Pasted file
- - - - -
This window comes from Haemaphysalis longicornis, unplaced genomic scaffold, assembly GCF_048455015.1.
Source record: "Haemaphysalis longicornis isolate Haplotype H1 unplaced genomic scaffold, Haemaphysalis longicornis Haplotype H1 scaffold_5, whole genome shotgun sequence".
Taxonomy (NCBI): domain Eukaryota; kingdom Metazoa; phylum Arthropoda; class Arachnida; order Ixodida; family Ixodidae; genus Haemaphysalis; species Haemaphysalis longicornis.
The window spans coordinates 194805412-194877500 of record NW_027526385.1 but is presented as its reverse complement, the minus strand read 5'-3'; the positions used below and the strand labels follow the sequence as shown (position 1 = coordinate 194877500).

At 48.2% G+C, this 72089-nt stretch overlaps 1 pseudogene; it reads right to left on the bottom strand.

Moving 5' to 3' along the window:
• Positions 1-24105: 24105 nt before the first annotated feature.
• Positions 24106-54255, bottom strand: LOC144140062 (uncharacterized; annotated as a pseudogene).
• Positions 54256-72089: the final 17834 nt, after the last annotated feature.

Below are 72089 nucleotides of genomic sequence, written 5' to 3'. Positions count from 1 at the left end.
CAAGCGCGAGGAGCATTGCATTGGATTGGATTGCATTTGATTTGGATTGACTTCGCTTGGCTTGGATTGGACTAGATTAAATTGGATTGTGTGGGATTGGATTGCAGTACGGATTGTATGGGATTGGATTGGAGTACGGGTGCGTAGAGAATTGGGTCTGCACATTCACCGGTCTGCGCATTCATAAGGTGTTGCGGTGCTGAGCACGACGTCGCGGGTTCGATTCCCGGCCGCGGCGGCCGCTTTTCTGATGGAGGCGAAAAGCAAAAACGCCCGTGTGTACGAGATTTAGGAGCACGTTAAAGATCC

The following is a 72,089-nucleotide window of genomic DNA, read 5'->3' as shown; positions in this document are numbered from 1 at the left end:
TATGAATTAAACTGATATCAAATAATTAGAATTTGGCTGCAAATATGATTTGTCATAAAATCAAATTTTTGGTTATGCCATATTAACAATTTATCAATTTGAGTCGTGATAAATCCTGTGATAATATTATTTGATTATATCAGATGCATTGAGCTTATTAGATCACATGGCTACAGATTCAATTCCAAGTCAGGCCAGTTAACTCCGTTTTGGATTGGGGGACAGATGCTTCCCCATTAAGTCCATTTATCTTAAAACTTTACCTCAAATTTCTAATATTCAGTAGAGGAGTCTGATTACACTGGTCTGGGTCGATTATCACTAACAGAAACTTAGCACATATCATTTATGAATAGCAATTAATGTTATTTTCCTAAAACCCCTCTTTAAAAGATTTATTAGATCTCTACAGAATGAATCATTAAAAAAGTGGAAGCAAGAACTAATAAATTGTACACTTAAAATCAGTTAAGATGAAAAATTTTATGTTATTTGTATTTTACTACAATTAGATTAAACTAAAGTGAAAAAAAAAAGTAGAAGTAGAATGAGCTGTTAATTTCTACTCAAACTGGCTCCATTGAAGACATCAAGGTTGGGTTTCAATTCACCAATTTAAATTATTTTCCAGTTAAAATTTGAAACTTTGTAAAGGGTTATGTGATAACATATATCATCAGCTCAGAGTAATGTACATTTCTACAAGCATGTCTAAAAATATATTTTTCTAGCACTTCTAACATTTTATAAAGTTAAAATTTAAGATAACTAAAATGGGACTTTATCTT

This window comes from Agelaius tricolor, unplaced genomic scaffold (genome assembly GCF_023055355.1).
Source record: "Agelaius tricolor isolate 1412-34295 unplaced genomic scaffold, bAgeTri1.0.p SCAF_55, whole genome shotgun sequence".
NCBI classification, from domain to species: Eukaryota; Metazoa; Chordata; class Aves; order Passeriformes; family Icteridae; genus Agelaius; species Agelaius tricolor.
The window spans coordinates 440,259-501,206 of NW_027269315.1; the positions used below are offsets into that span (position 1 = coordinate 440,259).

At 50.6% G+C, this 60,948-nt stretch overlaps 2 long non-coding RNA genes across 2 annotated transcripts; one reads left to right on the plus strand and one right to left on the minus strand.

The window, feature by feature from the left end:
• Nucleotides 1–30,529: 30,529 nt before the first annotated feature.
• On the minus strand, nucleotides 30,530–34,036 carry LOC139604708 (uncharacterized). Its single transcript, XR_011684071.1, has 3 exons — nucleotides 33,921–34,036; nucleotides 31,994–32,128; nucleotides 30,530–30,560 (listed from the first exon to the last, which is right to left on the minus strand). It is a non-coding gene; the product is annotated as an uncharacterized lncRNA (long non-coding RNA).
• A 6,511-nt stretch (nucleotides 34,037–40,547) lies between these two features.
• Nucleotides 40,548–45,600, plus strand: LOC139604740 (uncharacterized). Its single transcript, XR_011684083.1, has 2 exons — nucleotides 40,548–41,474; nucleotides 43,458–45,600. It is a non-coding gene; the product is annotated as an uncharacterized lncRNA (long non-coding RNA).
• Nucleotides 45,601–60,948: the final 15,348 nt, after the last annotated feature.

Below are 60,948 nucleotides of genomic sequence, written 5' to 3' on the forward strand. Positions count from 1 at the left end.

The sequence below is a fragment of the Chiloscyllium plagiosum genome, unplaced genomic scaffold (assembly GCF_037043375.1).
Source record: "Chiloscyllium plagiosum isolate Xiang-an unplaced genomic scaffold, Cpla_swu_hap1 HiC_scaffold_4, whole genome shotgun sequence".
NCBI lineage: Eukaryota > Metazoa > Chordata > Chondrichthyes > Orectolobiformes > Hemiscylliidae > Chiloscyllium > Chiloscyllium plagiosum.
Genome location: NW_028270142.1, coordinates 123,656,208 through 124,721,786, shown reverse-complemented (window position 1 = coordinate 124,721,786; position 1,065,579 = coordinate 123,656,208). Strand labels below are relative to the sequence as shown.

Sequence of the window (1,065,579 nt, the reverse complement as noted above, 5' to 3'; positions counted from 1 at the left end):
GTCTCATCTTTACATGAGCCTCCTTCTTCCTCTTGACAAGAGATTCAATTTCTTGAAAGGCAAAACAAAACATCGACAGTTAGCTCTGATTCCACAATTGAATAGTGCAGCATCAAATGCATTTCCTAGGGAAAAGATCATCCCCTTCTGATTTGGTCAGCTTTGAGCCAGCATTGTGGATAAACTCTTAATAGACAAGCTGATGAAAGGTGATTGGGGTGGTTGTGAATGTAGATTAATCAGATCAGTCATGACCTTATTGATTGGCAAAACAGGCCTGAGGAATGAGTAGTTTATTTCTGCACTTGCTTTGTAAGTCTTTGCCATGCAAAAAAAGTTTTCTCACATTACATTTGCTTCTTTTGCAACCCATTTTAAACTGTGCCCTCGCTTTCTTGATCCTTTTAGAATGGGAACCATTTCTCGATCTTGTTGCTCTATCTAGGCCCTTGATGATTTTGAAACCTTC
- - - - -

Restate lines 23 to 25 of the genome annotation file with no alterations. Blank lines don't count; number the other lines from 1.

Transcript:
• Nucleotides 40,548–45,600, plus strand: LOC139604740 (uncharacterized). Its single transcript, XR_011684083.1, has 2 exons — nucleotides 40,548–41,474; nucleotides 43,458–45,600. It is a non-coding gene; the product is annotated as an uncharacterized lncRNA (long non-coding RNA).
• Nucleotides 45,601–60,948: the final 15,348 nt, after the last annotated feature.

Below are 60,948 nucleotides of genomic sequence, written 5' to 3' on the forward strand. Positions count from 1 at the left end.